One defeat and two victories so far in this Investec International series will no doubt have left England fans content. The loss to New Zealand was a blow but England were not completely outclassed; the win over Australia signalled the coming of age of a team that has improved dramatically in the last six months; and then finally against Samoa they showed that they are able to win the gritty contests as well as play eye-catching rugby. Therefore, confidence on Saturday should be high, as England look to notch their first win over the Springboks since 2006.
It has, to say the least, been a rather up and down tour for South Africa. There were major positives: the wins over Wales and Ireland given the number of injuries they are carrying were really quite impressive. However losing Bryan Habana, the drug test mishap which saw Bjorn Basson and Chiliboy Ralepelle sent home, and then last weekend losing to Scotland at Murrayfield have all formed into one big psychological hit. It is a testament to the depth of talent in South African rugby that they can bring in players of high quality, and challenge anyone even without the likes of Jaque Fourie, Fourie du Preez and Schalk Burger. The hurt from last weekend should have galvanised the squad ahead of facing England on Saturday, but the pressure is on.
What to expect:
England really should not have it as easy in attack as they did when they faced Australia. The pace of Ben Youngs and Chris Ashton are now well known threats internationally, and where David Pocock was ineffective at slowing down England’s ball when on the attack, Juan Smith will look to go one better. Also, where England persistently battered the obvious defensive chink in the Wallaby back line, the 10-12 channel shared by Quade Cooper and Matt Giteau, there will be no such weakness in that area against Morne Steyn and Jean de Villiers.
South Africa’s power has not been lost, and whilst their lineout hasn’t been at its best, it’s still a significant threat. Many might see them as a weakened force but the strength of Pierre Spies and others is not to be forgotten. How they will play though is hard to predict. They are more than capable of playing Blue Bulls 10 man rugby, but there are also threats out-wide. Lwazi Mvovo’s star has risen dramatically following an impressive Currie Cup campaign with the Sharks, and Gio Aplon showed through the Super 14 what an impressive engine he has. Add to all this Frans Steyn’s howitzer of a boot at 13, and there are still options for them despite missing personnel.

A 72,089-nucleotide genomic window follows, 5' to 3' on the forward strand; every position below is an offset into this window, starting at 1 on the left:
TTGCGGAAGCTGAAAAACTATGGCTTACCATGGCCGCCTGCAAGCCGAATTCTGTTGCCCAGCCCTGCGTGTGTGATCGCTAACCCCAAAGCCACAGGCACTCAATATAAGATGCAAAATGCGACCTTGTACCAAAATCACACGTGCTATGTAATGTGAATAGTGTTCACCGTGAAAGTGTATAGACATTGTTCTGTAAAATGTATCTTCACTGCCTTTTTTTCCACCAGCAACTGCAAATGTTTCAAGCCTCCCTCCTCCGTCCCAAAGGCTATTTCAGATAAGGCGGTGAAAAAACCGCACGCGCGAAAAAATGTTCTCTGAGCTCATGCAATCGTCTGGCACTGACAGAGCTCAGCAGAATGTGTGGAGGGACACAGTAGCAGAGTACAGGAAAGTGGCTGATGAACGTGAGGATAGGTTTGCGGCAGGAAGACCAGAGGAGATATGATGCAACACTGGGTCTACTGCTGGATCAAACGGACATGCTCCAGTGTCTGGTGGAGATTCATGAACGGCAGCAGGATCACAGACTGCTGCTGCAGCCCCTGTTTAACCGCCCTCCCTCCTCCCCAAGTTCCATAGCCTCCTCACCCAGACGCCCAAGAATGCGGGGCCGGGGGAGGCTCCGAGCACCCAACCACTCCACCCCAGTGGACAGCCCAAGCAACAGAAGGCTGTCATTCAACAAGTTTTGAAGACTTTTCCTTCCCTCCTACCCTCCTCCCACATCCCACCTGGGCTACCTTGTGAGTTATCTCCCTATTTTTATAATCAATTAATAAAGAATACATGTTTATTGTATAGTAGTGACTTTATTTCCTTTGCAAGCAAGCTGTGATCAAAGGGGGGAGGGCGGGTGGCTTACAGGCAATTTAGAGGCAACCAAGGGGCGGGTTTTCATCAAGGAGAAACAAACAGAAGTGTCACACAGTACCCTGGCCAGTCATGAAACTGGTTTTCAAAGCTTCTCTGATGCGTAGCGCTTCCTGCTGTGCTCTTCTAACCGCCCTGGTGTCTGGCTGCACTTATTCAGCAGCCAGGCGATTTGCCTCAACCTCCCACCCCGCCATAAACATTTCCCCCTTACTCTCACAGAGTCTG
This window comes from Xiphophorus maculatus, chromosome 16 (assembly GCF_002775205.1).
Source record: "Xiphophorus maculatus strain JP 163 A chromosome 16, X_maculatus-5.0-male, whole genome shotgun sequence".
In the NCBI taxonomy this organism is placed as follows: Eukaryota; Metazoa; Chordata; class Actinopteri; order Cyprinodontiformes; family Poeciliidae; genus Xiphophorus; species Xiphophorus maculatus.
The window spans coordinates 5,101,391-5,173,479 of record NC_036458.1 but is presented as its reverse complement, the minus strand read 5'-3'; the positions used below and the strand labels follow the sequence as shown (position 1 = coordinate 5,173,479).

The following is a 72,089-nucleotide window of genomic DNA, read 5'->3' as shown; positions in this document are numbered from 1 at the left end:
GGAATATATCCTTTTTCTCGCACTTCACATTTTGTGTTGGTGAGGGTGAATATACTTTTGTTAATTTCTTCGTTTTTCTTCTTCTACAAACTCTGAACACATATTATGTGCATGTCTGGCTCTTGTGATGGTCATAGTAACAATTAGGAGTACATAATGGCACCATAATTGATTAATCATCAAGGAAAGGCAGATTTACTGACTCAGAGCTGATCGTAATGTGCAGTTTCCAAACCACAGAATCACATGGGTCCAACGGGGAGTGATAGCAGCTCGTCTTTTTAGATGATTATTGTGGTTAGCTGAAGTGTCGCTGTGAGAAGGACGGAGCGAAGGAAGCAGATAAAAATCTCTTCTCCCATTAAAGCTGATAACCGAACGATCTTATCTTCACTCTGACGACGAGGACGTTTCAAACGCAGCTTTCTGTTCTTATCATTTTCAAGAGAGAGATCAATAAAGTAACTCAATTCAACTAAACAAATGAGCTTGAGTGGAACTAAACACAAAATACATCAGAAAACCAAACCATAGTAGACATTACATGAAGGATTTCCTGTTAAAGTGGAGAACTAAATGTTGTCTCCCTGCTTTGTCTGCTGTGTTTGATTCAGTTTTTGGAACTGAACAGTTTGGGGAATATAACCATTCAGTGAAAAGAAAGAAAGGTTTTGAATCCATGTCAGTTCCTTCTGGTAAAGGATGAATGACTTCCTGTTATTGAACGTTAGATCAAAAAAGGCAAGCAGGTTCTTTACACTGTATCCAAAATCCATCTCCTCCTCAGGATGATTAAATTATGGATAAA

All eyes on:
Coming up against Bakkies Botha and Victor Matfield at Twickenham would have been a dream for Courtney Lawes two seasons ago. He is slowly but surely cementing his position at this level, and the experiences of playing against Brad Thorn, Nathan Sharpe and Dean Mumm over the last few weeks have kept him learning and feeling his way into test rugby. Opposition players don’t come much more physical than Botha, and that is the kind of contest that Lawes seems to relish. He possesses the perfect mix of respect for his opposition, but confidence that he can beat anyone on the day.
Lwazi Mvovo had a pretty forgettable debut experience at Murrayfield in conditions that were vastly different from the heat of KwaZulu-Natal. Unfortunately, it doesn’t get any easier, as this weekend he will make his first appearance at Twickenham, coming up against the in-form Chris Ashton. He will be an unknown quantity not just to England supporters but perhaps to the England management. His pace is electric, but his defence suspect, and there is an area of opportunity on that wing for England to exploit.
Head to head: Nick Easter v Pierre Spies
Plenty of possibilities for this week’s head to head, but the chosen confrontation is the one between Easter and Spies. Easter captained England for the first time in a test match last weekend and seemed to relish the experience, coming away with a beautiful shiner on his left eye after the Samoans showcased their typical aggression. Unfortunately, that level of intensity is not set to wane against the Springboks, and especially when confronted by the remarkable human specimen that is Pierre Spies. The Blue Bulls number eight has taken athleticism in this sport to a whole new level. His size does not diminish his pace, which is equivalent to that of a centre, and Easter will have as much of a challenge of getting past him as he will containing him in defence. A mouth-watering clash.
Nick Heath caught up with the England no.8 at Pennyhill Park:
Weather: Cloudy, and freezing. Gloves and scarves essential.
Last year’s result: The last match-up between these two sides was on 22nd November 2008, England 6-42 South Africa.
England have been in such fine form this Autumn that they probably feel that they can take on and beat anyone. But, South Africa are a wounded beast, raging from last week’s loss to Scotland. Peter de Villiers’ job is under pressure, and if the Boks do not produce a top performance then the sack is not out of the question for the controversial head coach. Twickenham could be becoming a fortress again, whilst the Springboks are enduring a horrible couple of weeks. For that reason, England by 8.
By Ben Coles | Picture: Patrick Khachfe/Onside Images